This Common Diabetes Rx May Be Safer Than Previously Thought

Pioglitazone link to bladder cancer risk unlikely despite concerns

(RxWiki News) Weighing the benefits of medications against their potential risks is a common conundrum for many doctors. But, for one common diabetes medication, that decision may have gotten a little easier.

A new study found no significant link between the diabetes medication pioglitazone (Brand name Actos) and bladder cancer, despite previous concerns.

"There was no statistically significant increased risk of bladder cancer associated with pioglitazone use," wrote lead study author Assiamira Ferrara, MD, PhD, of Kaiser Permanente Northern California, and colleagues. "The increased prostate and pancreatic cancer risks associated with ever use of pioglitazone merit further investigation ..."

Pioglitazone is used together with proper diet and exercise to help control blood sugar in adults with type 2 diabetes.

"As a practicing community pharmacist, regularly I have patients come to me with a concern they read on the internet or heard from a friend," said Steve Leuck, PharmD, pharmacist and founder of AudibleRx, in an interview with dailyRx News. "The concern usually describes an unfortunate outcome associated with a treatment that they are currently receiving. My first step is to help the patient re-establish an understanding of why they are currently taking this particular medication treatment."

Dr. Leuck added, "In this particular situation, I would help the patient understand that treating their diabetes helps prevent nerve damage, kidney problems, vision difficulties, decreases heart attack and stroke risk and helps maintain sexual function. If the patient has a family history of cancer, I would encourage them to have a discussion with their physician to discuss this further. In the meantime, I would counsel the patient on the importance of continuing their diabetic treatment and assure them there has been no recent FDA warning issued regarding a link between certain types of cancer and specific diabetes treatment regimens."

Using data from Kaiser Permanente's health records, Dr. Ferrara and team looked at two large groups of patients with diabetes.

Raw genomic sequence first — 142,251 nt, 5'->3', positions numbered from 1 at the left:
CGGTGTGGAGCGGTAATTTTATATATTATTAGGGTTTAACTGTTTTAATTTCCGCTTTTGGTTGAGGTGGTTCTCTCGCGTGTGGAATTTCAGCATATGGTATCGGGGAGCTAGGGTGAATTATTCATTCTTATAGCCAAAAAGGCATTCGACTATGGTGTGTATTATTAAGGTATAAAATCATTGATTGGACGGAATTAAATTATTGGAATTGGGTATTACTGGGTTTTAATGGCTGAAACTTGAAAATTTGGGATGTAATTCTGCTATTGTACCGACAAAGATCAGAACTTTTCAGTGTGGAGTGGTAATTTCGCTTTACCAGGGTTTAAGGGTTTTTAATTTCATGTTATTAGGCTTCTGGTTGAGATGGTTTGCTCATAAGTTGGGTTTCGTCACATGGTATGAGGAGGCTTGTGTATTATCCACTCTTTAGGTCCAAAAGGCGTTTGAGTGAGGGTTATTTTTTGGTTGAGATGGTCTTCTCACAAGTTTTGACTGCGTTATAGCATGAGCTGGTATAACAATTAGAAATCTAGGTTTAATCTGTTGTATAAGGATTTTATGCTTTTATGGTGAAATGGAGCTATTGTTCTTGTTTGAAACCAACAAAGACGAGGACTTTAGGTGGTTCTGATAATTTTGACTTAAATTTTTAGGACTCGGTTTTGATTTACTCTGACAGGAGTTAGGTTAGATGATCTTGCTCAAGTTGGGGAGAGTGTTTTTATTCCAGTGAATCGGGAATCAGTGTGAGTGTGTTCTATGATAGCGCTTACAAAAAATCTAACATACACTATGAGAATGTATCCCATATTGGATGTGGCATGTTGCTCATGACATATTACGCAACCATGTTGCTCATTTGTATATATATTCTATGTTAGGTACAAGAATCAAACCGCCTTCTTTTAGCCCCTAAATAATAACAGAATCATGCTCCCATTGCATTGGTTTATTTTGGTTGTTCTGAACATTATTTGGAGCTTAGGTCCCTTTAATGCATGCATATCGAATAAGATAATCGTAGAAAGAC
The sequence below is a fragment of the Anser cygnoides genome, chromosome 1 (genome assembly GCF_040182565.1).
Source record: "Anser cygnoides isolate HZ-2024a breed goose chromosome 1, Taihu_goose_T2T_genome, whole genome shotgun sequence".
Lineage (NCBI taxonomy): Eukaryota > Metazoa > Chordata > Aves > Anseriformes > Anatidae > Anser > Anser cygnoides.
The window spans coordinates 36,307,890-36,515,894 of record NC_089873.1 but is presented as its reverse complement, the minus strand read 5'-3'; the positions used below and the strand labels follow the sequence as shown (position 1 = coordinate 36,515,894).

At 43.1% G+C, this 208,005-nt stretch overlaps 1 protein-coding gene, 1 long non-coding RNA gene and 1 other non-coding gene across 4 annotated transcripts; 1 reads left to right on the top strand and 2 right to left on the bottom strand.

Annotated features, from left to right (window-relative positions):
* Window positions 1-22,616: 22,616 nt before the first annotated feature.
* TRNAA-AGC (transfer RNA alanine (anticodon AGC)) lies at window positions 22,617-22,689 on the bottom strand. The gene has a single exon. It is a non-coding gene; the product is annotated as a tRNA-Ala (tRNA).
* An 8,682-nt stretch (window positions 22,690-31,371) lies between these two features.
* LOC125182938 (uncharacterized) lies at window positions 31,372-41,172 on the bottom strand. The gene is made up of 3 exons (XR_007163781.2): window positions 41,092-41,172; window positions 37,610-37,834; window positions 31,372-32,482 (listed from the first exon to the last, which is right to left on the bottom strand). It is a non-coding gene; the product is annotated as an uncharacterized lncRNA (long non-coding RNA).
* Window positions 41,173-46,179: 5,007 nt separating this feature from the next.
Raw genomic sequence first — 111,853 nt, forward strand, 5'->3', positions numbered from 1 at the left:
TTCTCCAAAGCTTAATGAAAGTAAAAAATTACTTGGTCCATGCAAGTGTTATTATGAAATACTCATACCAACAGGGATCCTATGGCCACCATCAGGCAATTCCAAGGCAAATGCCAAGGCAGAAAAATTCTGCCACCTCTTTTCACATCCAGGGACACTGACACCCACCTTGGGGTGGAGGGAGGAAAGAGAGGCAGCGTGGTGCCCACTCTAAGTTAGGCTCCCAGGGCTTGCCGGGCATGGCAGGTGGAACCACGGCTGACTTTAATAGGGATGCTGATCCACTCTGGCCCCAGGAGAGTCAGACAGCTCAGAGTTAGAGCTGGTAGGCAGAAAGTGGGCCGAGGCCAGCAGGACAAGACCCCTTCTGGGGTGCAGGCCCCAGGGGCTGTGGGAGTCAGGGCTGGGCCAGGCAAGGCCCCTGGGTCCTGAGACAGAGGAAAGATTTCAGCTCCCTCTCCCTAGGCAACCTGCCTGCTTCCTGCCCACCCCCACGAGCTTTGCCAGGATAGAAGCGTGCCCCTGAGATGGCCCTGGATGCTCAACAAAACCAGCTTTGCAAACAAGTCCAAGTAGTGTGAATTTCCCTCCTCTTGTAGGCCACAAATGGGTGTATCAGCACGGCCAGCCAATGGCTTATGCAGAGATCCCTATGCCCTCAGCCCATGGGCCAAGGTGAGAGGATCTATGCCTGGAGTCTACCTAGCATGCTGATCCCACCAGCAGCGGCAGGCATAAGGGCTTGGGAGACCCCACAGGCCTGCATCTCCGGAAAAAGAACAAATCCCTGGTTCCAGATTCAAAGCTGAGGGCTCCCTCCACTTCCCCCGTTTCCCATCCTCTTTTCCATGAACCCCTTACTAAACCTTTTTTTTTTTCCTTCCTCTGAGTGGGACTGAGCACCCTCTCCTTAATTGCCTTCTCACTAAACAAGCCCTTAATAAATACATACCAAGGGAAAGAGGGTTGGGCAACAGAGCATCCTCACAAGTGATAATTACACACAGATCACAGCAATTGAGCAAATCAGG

The first group involved 193,099 diabetes patients. About 17 percent (34,181) of these patients were prescribed pioglitazone.

These patients were followed for an average of 7.2 years, during which 0.65 percent (1,261) of the 193,099 patients were diagnosed with bladder cancer.

Among those who used the drug, 186 developed bladder cancer — while the same was true for 1,075 patients who had never used pioglitazone.

Dr. Ferrara and team also looked at a group of 236,507 diabetes patients. About 16 percent (38,190) of these patients 38,190 were prescribed the drug.

In this group, cancers other than bladder cancer were observed.

The patients were followed for around 5 years, during which 6.76 percent (15,992) were diagnosed with some form of cancer.

Dr. Ferrara and team found a slightly increased risk of prostate cancer and pancreatic cancer among those who took pioglitazone.

However, no clear pattern emerged connecting pioglitazone use to an increased risk of cancer.

In a related editorial, Joshua M. Sharfstein, MD, of The Johns Hopkins Bloomberg School of Public Health, and Aaron S. Kesselheim, MD, PhD, of Brigham and Women’s Hospital, wrote that this study shows how dynamic and ever-changing questions about drug safety can be.

"As in this case, caution and further review are the appropriate responses to many safety signals," Drs. Sharfstein and Kesselheim wrote. "But when emerging available data... create a compelling picture of risk in excess of potential benefit to patients, the [US Food and Drug Administration] should act to protect the public."

In a separate related editorial, Phil B. Fontanarosa, MD, executive deputy editor of JAMA (which published this study) highlighted the importance of publishing studies that look at the safety of medications.

"Demonstrating no statistically significant association between the use of pioglitazone and the risk of bladder cancer are important because of the prevalence of type 2 diabetes, fairly widespread use of pioglitazone, and safety concerns about this drug," Dr. Fontanarosa wrote.

The study and editorials were all published online July 21 in the journal JAMA.

Takeda (the company that manufactures pioglitazone) funded this research.

Several study authors disclosed financial ties to the pharmaceutical companies Takeda, AstraZeneca and Sanofi.

Review Date: 
July 20, 2015